At this time in 1989, after a pro-democracy Chinese official died, 100,000 people gathered in the famous Tiananmen square to mourn Hu Yaobang and protest the oppressive communist government.
That is until the government decided on June 4 to squash the movement with brute force. The Chinese army swept in and although no one is sure, it’s believed up to 3,000 protesters were slaughtered.
One man saw the bloodshed and did something that no one could believe. It’s as if the entire world watched with disbelief while people gathered around television sets in homes and stores to see one of the most amazing acts of courage recorded in human history.
He just stood there.
At noon June 5, a simple man, thought to be a common worker holding two bags, saw his countrymen being cut down in one of the most flagrant acts of violence ever. He then looked over and saw a column of tanks rolling in to finish off the job.
In the immortal words of Popeye, he may have been thinking, “That all I can stands, I can’t stands no more.” The man quickly walked over to the path of the tanks facing imminent death.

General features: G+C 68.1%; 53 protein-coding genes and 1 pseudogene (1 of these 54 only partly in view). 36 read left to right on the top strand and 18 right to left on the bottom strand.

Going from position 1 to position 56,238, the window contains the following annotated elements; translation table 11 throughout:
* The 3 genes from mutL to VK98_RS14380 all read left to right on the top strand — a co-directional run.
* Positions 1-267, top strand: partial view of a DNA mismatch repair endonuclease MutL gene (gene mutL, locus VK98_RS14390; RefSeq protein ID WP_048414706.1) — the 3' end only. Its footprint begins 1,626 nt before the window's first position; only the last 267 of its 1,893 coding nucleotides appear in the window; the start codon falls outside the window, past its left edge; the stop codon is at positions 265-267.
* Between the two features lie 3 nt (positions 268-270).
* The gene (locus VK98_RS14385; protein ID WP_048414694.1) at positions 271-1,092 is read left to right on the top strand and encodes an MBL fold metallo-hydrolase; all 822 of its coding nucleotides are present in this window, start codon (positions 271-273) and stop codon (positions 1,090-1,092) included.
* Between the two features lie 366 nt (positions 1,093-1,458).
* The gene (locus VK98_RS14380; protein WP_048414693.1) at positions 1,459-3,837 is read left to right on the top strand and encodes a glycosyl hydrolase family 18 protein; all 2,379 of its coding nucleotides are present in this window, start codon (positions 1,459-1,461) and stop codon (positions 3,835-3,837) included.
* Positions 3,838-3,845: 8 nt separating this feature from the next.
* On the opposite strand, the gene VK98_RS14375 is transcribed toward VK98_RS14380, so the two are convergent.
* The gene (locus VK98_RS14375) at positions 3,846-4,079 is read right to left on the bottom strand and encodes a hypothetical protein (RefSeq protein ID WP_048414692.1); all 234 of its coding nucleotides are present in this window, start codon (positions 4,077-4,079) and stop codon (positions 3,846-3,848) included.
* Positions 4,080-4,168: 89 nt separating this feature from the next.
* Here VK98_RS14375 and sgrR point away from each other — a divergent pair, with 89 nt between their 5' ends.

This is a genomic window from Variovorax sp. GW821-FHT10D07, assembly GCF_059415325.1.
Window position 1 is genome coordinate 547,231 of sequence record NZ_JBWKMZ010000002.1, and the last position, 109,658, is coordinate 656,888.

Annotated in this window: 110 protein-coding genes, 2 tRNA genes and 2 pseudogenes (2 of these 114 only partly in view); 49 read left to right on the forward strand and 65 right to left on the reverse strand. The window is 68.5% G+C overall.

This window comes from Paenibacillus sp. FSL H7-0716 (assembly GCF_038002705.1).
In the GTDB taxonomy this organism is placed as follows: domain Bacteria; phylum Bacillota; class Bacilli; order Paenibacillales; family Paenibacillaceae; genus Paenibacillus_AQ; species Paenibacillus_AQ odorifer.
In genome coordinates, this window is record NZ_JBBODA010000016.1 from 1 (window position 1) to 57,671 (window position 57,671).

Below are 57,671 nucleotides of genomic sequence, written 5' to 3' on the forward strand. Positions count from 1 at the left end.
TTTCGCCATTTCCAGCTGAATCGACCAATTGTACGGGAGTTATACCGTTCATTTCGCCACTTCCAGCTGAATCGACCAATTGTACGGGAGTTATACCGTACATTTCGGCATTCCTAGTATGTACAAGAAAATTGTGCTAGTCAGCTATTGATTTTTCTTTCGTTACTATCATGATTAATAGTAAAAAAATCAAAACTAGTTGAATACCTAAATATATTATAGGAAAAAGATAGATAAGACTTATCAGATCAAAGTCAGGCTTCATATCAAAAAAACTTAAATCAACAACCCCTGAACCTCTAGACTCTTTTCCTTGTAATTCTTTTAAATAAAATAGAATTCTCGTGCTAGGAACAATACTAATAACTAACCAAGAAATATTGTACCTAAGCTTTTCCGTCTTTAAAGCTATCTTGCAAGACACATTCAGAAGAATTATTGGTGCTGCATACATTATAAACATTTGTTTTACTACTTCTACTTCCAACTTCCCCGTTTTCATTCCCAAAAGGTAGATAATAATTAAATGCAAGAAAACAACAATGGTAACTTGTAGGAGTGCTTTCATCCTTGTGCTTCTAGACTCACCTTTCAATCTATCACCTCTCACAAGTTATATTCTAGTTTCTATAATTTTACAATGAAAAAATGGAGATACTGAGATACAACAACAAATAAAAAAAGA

Then he just stood there. The tanks set to mow down the protesters rolled to a stop. He waved them off. The lead tank turned to the right, but Tank Man as he’s now called, moved to the left to block it. Then to the other side the dance continued. The lead tank turned off it’s engine, followed by each behind him. For twenty minutes, the fierce Red Army stood powerless in the face of one man with resolve.
The world watched, and learned an invaluable lesson. The government only has power that we, the people, cede to it. It was like all the oppressed people on earth realized that they don’t have to be just victims.
Five months and four days later. Another protest broke out, perhaps sparked by Tank Man. The wall in Berlin which separated not only a country, but also families was torn down, again by the people. Two years later, the superpower we grew up to fear, the Soviet Union, crumbled under the weight of its citizens.
I believe the demise of communism was sparked by that one man. The lessons of Tank Man still ring true today. There were no speeches. He wasn’t especially charismatic, and didn’t have superhuman strength. He wasn’t wearing a cape, but by all measures, he was a super hero.
Twenty years later, Tank Man has us wondering, what would happen – really think about it – what would happen if common people realized that each one of us, with resolve, could change the world?